supplements. In November 2005, on the basis of this information, the FDA refused to lycopene supplement
manufacturers the right to display anticancer allegations due to insufficient
The vast majority of data on the
association between tomato consumption and prevention of certain cancers are epidemiological studies which,
according to the FDA, do not allow to draw clear conclusions about the preventive effect of lycopene-rich
However, the FDA has a very nuanced
claim on certain products from tomatoes. In the United States, manufacturers can claim the potential
preventive effects of the consumption of tomatoes (or tomato products) against prostate cancer, but they have
to clearly state: "FDA concludes that there is little scientific evidence to support this
WHO (World Health Organization)
In 2007, the global network of the World
Cancer Research Fund (WCRF) released its second report on the relationship between diet, physical activity
and cancer risk. The report is based on analysis of 500 thousand scientific studies, of which only 7,000 were
selected by an international committee of experts to draw up the report. The researchers conclude that there
is a sufficient body of evidence to support the preventive effects of foods containing lycopene, especially
tomato and its derivatives on prostate cancer. According to the report, the effect increases with dose and
lycopene is best absorbed when food is cooked and shredded.
Lycopene and Prostate Cancer
Prostate cancer treatment is an
interesting topic worldwide. According to the WCRF report in 2007, lycopene slow down the development of
prostate cancer and the effect would be more pronounced in the more advanced stages of
In 2009, a summary of the use of
lycopene and prostate cancer treatment indicates that it is impossible to comment on this purpose given the
current state of the data. By cons, WHO acknowledges lycopene alleviate the symptoms associated with prostate
cancer, such as pain and trouble urinating. On the other hand, it could inhibit the progression of cancer,
when combined with soy isoflavones (compounds that are capable of exerting estrogen-like effects), as
supplements or foods, suggests the report. The researchers also have hypothesized that other compounds of the
tomato can act in conjunction.
Lycopene and Breast Cancer
Lycopene and Breast Cancer treatment is
also highly controversial. Other claims allowed by FDA apply to potential prevention of stomach cancer,
ovarian cancer, Breast Cancer, and pancreatic cancer. However, they must be accompanied by a statement that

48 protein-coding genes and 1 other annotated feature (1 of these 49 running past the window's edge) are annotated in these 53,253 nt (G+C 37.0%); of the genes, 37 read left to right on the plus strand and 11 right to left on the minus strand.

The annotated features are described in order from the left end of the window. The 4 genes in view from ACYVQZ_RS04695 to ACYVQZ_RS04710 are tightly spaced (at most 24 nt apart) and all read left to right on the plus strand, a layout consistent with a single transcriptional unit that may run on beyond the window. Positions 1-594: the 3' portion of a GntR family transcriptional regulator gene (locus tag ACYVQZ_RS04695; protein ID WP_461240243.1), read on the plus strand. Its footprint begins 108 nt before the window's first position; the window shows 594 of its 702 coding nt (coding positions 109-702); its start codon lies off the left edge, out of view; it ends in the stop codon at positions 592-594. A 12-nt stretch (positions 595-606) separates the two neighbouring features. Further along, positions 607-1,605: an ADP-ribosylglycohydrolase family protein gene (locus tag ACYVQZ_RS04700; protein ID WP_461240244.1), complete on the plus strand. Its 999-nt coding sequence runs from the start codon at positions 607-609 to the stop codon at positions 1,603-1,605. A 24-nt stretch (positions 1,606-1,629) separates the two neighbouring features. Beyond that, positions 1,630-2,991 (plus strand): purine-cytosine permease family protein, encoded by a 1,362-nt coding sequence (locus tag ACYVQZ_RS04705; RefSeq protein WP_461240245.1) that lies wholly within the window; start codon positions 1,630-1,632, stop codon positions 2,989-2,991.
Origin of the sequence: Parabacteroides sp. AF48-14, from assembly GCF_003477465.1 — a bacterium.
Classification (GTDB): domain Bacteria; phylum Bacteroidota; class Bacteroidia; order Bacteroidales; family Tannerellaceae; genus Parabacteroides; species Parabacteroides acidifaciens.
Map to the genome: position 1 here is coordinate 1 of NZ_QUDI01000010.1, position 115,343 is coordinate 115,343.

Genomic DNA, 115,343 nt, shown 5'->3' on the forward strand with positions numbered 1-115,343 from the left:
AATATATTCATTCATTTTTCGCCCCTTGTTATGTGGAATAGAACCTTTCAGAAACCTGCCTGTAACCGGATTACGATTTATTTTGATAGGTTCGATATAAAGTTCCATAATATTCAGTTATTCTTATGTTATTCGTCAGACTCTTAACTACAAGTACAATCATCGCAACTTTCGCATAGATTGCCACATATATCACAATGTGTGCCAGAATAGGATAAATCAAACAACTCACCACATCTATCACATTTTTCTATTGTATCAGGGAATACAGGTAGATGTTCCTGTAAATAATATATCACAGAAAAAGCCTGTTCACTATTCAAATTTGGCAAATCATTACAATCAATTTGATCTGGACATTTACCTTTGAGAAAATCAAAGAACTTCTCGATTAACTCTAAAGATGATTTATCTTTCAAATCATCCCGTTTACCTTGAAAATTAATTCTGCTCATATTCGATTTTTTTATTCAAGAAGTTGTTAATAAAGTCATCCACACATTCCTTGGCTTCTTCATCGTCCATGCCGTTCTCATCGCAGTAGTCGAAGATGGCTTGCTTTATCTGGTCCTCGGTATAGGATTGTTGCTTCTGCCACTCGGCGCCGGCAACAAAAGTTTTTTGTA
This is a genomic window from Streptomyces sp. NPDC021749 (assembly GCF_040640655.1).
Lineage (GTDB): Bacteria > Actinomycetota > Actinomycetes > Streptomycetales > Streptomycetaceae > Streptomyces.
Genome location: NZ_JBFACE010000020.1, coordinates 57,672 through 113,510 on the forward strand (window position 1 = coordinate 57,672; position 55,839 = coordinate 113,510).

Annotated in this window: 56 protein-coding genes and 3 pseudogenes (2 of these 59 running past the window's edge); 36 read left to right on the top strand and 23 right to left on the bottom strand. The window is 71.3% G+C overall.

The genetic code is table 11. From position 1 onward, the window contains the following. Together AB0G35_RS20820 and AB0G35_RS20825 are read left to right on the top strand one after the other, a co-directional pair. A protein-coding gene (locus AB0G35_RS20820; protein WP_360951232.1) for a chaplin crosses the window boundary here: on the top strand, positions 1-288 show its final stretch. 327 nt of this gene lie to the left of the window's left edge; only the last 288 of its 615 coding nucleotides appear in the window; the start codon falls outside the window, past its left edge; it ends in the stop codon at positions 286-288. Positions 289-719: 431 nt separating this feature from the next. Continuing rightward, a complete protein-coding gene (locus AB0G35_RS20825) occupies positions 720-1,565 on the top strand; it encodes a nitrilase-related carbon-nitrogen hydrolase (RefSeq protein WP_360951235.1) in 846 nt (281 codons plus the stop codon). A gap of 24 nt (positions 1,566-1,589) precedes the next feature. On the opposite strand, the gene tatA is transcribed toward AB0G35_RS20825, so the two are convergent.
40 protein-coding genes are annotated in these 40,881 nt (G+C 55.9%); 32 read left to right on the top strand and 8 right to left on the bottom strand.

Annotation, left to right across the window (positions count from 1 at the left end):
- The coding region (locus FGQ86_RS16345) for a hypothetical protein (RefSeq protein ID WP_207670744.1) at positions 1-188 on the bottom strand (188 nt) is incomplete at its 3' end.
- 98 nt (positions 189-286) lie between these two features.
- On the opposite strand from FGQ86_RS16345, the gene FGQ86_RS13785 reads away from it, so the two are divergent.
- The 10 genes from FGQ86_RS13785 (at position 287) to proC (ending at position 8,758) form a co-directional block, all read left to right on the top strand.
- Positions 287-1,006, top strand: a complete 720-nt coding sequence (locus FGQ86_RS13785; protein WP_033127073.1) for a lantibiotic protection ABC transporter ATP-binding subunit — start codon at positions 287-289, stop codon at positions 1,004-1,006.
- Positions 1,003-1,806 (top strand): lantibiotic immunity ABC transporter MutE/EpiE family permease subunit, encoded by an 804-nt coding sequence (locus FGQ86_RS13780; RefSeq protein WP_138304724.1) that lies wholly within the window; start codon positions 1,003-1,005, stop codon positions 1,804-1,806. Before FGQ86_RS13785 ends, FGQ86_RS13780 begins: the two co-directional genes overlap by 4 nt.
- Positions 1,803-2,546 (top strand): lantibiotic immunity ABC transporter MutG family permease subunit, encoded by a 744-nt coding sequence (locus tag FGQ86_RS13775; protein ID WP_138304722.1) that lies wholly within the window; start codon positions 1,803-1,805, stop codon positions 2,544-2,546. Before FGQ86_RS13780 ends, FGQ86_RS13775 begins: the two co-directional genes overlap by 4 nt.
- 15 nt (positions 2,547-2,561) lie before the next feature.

the preventive effect of tomatoes in this area is "unlikely or highly unlikely." This supports the
conclusions of WCRF who reported no significant effect of lycopene on other types of
1. Food and Drug Administration (États-Unis). Qualified
Health Claims: Letter of Partial Denial - . Tomatoes and Prostate, Ovarian, Gastric and Pancreatic Cancers
(American Longevity Petition)" (Docket No. 2004Q-0201) CFSAN/Office of Nutritional Products, Labeling, and
Dietary Supplements. November 8, 2005. [Consulté le 27 avril 2010]. www.fda.gov
2. World Cancer Research Fund / American Institute for
Cancer Research. Food, Nutrition, Physical Activity, and the Prevention of Cancer: a Global Perspective.
Washington DC: AICR, 2007. [Consulté le 27 avril 2010] www.dietandcancerreport.org
3. Prostate cancer and vegetable
consumption. Chan R, Lok K, Woo J. Mol Nutr Food Res. 2009 Feb;53(2):201-16.
4. Kirsh VA, Mayne ST, et al. A prospective study of lycopene and tomato product intake
and risk of prostate cancer. Cancer Epidemiol
Biomarkers Prev 2006 January;15(1):92-8.
5. Cohen JH, Kristal AR, Stanford JL.
Fruit and vegetable intakes and prostate cancer
risk. J Natl Cancer
Inst 2000 January 5;92(1):61-8.
6. Is there a benefit from lycopene supplementation in men
with prostate cancer? A systematic review. Haseen F, Cantwell MM, et al. Prostate Cancer Prostatic Dis. 2009;12(4):325-32.
Epub 2009 Sep 1. Review.
7. The effects of natural antioxidants from tomato extract
in treated but uncontrolled hypertensive patients. Paran E, Novack V, et al. Cardiovasc Drugs Ther. 2009 Apr;23(2):145-51. Epub
2008 Dec 4.
8. Giovannucci E, Rimm EB, et al. A prospective study of tomato products, lycopene, and
prostate cancer risk. J Natl Cancer
Inst 2002 March 6;94(5):391-8.
9. Stacewicz-Sapuntzakis M, Bowen PE.
Role of lycopene and tomato products in prostate
health. Biochim Biophys
Acta 2005 May 30;1740(2):202-5.
10. Etminan M, Takkouche B, Caamano-Isorna
F. The role of tomato products and lycopene in the
prevention of prostate cancer: a meta-analysis of observational studies. Cancer Epidemiol
Biomarkers Prev 2004 March;13(3):340-5.
11. Stacewicz-Sapuntzakis M, Bowen PE.
Role of lycopene and tomato products in prostate
Biochim Biophys Acta. 2005 May
12. Centre de prévention et de contrôle des maladies chroniques (CPCMC), Agence de santé
publique du Canada. Cancer de la prostate. 2010.
13. Ansari MS, Ansari S. Lycopene and prostate
cancer. Future Oncol 2005 June;1(3):425-30.